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Wheatley introduces legislation to legalize adult use of cannabis


Last updated 10/10/2018 at 8:54pm

State Rep. Jake Wheatley, D-Allegheny, has introduced comprehensive legislation regarding the recreational use and possession of cannabis among adults 21 or older.

House Bill 2600 would legalize the possession of cannabis products such as edibles, and up to six cannabis plants, but not more than three mature plants that are flowering. The bill does not make it legal to use cannabis publicly, nor to drive under its influence.

Most importantly, Rep. Wheatley said, the bill would address the release, expungement and reinstatement of individuals who have been jailed or have criminal records due to cannabis-related crimes.

“My bill would immediately release people jailed for crimes associated with cannabis,” Rep. Wheatley said. “Those who have criminal histories related to cannabis would be expunged, and professional and driver’s licenses that were revoked or suspended due to cannabis-related crimes would be reinstated. For far too long, the criminal justice system has unfairly punished Pennsylvanians, especially minorities, who are caught with cannabis.”

Additionally, he said the bill would create significant savings to the commonwealth’s criminal justice system by allowing law enforcement to combat serious, violent crimes and let people get back to work to support themselves and their families. If the measure is passed, it would also impose a tax that could generate an estimated $500 million annually, based on the Pennsylvania auditor general’s report. There would be exemption to growers who partner with existing state farmers that convert to cannabis.

“I propose that with the revenue generated from a wholesale, sales and retail tax, we could deposit 85 percent of it into the General Fund and provide the Department of Corrections with the other 15 percent,” Rep. Wheatley said. “That money would go toward positive things such as re-entry programs, workforce development and expungement services, along with mentoring and technical assistance in our communities.”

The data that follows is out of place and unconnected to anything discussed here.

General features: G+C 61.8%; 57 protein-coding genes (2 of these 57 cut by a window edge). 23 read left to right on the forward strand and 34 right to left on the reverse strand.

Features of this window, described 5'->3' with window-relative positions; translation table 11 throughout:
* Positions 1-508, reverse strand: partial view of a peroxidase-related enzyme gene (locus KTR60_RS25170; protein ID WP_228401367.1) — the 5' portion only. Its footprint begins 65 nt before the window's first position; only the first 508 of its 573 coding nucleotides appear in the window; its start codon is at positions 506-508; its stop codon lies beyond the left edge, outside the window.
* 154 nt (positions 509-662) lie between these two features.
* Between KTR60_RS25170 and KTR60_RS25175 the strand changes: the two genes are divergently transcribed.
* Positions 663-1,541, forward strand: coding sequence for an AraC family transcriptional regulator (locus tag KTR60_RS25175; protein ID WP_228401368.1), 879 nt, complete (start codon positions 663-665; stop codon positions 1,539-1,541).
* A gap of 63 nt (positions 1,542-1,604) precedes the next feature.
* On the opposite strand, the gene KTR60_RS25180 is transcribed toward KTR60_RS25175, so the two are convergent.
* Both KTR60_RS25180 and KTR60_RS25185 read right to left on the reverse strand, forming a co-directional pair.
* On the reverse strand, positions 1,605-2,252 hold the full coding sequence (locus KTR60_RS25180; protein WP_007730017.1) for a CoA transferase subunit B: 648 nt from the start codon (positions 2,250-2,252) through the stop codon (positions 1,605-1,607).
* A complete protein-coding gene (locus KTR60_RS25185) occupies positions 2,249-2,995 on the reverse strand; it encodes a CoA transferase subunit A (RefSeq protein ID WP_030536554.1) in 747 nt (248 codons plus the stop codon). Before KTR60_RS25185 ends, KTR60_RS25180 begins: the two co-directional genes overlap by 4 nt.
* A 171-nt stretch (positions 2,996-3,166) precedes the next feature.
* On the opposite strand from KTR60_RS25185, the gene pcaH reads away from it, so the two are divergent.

The legislation also would replace the word marijuana with cannabis throughout Act 16 of 2016, in order to stop the demonization of Mexican immigrants and minorities, who some Southern and Midwest politicians in the 1930s claimed were bringing the plant into the country to use as poison. It also calls for a diversity initiative which would include incentives for the hiring of women and minorities, in moving away from the proposed ‘state-store’ model, and instead building on the infrastructure already created by medical cannabis. The state’s medical marijuana program was signed into law in April 2016.

Rep. Wheatley noted over 60 percent of people living in the commonwealth support the legalization of cannabis. In August he launched a petition to support his upcoming legislation and so far it has garnered 8,222 signatures.


Reader Comments(1)

Michael writes:

No one should drive impaired, but actual impairment should be measured. I have developed a new public health app that is a general measure of impairment from cannabis or any source--anything that impairs reaction time, hand-eye coordination and balance. DRUID was recently featured on the PBS News Hour ( and in Wired magazine: Our website is


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